Throughout the act-up, artist Abby Wilkymacky from Mind Flower Studio created an image to visually represent and map the topics discussed in the conversation.
By Josephine Mueller ’21
The LOVE Pilot Program kicked off its second semester with an act-up on Feb. 25, “Mapping and Dismantling Systemic Racism.”
After last semester’s teach-in events, the LOVE program is moving toward action. Speakers at the first act-up included Alex Otieno, assistant professor of Sociology, Anthropology, and Criminal Justice; Tonya Bah (T-Bah), strategist and member of Free the Ballot; and Kelsey Koelzer, women’s ice hockey head coach. They talked of how they’ve experienced and encountered systemic racism, institutions that reinforce or push against racism, how Arcadia can develop and advance, and how it’s crucial to further anti-racism work even when exhausted.
Bah noted how personal systematic racism is; she explained that when a cashier asked if she wanted a receipt, it triggered her.
“I'm Black—would I like a receipt?” she said. “Do you know what happens if I walk out of the store and I'm challenged by anybody in law enforcement, whether or not I've actually purchased the items that I carry on my person? It can run the gambit. I could be tossed up against the wall. I could be followed in my car. The idea of anybody asking me after I use my money and purchase something if I would like a receipt, triggers me.”
Public funding, redlining, public policy, voting, the power of community, the lack of Black leadership in sports, racialization, and access to resources were all topics explored at the act-up. Otieno talked about how when he lived in Kenya, his Blackness was not the defining part of his identity, but it changed when he moved to America. He also echoed sentiments from the previous semester’s teach-in on microaggressions: Like Dr. Favian Guertin-Martin, he too experienced a time when he was on campus on a Saturday in casual clothes and was not allowed into Boyer Hall because he was not recognized, and Koelzer explained that while it sometimes feels like a constant uphill battle, you have to keep going.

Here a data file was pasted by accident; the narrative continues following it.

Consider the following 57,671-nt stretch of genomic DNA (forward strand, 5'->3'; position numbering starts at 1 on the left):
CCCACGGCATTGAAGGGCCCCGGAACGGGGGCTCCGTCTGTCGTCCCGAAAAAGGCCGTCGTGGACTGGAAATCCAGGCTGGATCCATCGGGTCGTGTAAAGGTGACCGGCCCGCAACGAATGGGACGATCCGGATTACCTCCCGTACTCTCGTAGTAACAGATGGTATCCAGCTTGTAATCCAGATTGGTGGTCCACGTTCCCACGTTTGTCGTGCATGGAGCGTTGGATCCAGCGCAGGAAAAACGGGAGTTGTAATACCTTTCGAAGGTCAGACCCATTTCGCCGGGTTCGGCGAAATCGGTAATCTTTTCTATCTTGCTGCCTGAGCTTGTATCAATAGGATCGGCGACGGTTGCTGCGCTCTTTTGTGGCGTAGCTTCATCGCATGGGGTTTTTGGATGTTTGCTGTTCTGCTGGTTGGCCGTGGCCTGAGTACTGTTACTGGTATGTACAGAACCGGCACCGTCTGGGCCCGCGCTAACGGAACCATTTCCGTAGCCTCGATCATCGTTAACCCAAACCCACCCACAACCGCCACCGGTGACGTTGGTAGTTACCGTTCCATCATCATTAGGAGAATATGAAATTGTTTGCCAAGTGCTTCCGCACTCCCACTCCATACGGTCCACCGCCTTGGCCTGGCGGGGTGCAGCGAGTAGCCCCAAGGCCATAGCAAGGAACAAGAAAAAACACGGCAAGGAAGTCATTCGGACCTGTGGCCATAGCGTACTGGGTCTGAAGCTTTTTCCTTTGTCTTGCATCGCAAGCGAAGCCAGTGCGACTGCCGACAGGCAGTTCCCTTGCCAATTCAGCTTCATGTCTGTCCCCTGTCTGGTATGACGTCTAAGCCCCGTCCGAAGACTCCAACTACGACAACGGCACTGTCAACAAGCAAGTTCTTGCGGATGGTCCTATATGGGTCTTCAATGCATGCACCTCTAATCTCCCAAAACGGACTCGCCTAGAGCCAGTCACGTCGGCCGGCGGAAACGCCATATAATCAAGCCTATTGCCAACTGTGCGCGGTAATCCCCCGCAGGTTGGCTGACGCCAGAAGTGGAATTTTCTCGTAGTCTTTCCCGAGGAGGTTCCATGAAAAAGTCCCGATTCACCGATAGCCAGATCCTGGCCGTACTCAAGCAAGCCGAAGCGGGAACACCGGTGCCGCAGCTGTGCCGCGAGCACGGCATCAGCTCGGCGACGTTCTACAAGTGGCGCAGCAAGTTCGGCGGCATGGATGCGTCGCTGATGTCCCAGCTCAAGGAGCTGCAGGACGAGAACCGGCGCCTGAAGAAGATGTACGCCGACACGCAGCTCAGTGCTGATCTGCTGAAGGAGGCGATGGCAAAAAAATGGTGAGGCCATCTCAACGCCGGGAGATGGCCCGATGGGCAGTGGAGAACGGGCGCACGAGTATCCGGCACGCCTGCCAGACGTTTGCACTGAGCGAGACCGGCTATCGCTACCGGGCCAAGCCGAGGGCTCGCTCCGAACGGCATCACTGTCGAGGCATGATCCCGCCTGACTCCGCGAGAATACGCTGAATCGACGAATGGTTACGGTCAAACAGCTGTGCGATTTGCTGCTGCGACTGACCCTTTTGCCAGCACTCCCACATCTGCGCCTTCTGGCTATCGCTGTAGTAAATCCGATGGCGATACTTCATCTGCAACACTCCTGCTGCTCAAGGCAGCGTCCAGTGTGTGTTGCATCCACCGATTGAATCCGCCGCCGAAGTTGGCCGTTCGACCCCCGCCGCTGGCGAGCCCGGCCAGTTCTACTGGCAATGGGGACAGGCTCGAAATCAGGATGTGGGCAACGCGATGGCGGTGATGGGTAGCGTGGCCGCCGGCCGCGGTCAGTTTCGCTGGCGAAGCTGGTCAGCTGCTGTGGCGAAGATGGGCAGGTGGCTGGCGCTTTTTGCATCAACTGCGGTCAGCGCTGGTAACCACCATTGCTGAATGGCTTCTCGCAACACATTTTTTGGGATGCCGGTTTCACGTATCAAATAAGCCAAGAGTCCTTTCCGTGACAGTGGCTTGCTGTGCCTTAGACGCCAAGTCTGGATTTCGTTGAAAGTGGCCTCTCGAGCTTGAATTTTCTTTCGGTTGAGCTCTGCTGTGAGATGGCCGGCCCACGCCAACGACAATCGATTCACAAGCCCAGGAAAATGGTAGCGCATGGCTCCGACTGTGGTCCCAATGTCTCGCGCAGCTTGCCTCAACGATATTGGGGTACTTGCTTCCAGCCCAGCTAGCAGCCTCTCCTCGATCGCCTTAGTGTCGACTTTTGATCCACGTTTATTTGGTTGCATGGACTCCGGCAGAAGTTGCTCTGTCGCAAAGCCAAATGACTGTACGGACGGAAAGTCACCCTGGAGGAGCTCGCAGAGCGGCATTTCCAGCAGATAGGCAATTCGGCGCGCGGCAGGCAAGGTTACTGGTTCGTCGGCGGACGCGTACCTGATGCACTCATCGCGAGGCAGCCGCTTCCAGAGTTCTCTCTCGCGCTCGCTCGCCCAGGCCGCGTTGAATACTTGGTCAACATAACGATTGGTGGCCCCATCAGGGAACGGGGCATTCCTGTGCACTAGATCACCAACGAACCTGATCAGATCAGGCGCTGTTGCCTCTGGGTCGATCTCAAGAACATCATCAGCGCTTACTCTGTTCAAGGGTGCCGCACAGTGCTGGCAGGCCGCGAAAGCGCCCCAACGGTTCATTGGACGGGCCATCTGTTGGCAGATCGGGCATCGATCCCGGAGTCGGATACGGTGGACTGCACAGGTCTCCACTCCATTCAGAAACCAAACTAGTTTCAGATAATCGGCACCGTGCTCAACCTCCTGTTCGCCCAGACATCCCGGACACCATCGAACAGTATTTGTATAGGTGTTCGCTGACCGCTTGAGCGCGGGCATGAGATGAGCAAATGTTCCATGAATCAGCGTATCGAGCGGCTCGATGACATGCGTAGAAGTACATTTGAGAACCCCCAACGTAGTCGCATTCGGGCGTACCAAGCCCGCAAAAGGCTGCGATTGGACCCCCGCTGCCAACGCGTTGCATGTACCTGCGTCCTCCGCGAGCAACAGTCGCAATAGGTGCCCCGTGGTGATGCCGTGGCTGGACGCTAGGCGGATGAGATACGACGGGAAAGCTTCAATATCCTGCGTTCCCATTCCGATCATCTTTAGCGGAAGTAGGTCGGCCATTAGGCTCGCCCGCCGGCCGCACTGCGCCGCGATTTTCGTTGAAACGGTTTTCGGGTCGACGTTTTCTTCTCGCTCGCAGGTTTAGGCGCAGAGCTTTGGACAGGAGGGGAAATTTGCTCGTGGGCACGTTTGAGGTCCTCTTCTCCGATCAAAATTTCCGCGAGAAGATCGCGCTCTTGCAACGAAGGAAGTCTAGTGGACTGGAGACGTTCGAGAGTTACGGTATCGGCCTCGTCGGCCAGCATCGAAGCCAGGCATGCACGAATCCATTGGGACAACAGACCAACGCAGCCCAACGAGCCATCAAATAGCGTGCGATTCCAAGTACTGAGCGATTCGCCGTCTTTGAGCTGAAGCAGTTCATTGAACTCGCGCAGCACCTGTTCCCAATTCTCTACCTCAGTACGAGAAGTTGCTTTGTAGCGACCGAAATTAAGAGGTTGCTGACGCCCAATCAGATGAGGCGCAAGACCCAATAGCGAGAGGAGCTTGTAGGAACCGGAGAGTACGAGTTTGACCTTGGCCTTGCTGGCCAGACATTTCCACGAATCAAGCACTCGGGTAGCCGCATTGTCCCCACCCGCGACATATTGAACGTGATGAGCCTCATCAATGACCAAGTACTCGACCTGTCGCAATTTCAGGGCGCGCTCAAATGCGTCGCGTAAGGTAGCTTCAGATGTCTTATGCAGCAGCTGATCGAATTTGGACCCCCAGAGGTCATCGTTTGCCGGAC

“There are instances where I just want to be Kelsey,” she said. “I don't necessarily want to be first recognized as the Black girl who made it, so to speak, or the token who’s made it. But it's very easy for me to push those feelings down and flip the switch in my head to say, okay, you have this platform, you need to use it. A lot of what I say as a coach is about educating and being respectful and finding ways to get those answers for yourself. If you know someone's not comfortable with that conversation then you need to move on, but finding a way to educate yourself without putting too much of a burden on people of color within your community because you're not the only person asking those questions.”
This spring, the LOVE Pilot Program has organized participants into the following working groups, in addition to their affinity groups, to discuss specific areas affected by systemic racism and propose solutions:
Public Health Disparity: Pandemic Realities
Racialized [Mis]Representation in Arts and Athletics: A Dialogue
Potential Denied: [In]Equitable Access to Career Opportunity
Not So Sweet: Facing the History of Grey Towers Castle and the Sugar Industry
Who Counts? Black Lives and the PA Prison Pipeline
The LOVE Pilot Program is a space for Arcadia students, staff, and faculty to explore issues of identity, racism, and systemic discrimination, and to examine their own role within society as change agents.